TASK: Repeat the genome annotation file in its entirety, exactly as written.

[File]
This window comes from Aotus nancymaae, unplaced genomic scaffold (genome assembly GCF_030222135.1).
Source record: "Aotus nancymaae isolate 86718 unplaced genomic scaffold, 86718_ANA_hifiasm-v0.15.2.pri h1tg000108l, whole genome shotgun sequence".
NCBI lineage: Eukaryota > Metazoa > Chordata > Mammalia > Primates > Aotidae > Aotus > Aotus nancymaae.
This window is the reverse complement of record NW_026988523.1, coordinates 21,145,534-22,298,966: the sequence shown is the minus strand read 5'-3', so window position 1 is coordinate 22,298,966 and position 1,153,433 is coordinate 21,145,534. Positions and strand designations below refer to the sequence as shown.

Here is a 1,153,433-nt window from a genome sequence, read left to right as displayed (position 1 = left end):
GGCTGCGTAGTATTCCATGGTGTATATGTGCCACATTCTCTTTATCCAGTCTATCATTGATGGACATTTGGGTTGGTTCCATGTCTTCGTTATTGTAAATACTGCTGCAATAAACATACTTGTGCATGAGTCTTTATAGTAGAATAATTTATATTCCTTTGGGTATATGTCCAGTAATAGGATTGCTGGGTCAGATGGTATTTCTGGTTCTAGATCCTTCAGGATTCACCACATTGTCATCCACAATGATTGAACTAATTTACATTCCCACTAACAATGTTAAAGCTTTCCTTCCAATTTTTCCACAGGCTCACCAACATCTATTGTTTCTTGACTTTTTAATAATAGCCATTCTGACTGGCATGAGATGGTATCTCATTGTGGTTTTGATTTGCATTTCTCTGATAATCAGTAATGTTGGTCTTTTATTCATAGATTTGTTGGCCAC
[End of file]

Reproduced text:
This window comes from Aotus nancymaae, unplaced genomic scaffold (genome assembly GCF_030222135.1).
Source record: "Aotus nancymaae isolate 86718 unplaced genomic scaffold, 86718_ANA_hifiasm-v0.15.2.pri h1tg000108l, whole genome shotgun sequence".
NCBI lineage: Eukaryota > Metazoa > Chordata > Mammalia > Primates > Aotidae > Aotus > Aotus nancymaae.
This window is the reverse complement of record NW_026988523.1, coordinates 21,145,534-22,298,966: the sequence shown is the minus strand read 5'-3', so window position 1 is coordinate 22,298,966 and position 1,153,433 is coordinate 21,145,534. Positions and strand designations below refer to the sequence as shown.

Here is a 1,153,433-nt window from a genome sequence, read left to right as displayed (position 1 = left end):
GGCTGCGTAGTATTCCATGGTGTATATGTGCCACATTCTCTTTATCCAGTCTATCATTGATGGACATTTGGGTTGGTTCCATGTCTTCGTTATTGTAAATACTGCTGCAATAAACATACTTGTGCATGAGTCTTTATAGTAGAATAATTTATATTCCTTTGGGTATATGTCCAGTAATAGGATTGCTGGGTCAGATGGTATTTCTGGTTCTAGATCCTTCAGGATTCACCACATTGTCATCCACAATGATTGAACTAATTTACATTCCCACTAACAATGTTAAAGCTTTCCTTCCAATTTTTCCACAGGCTCACCAACATCTATTGTTTCTTGACTTTTTAATAATAGCCATTCTGACTGGCATGAGATGGTATCTCATTGTGGTTTTGATTTGCATTTCTCTGATAATCAGTAATGTTGGTCTTTTATTCATAGATTTGTTGGCCAC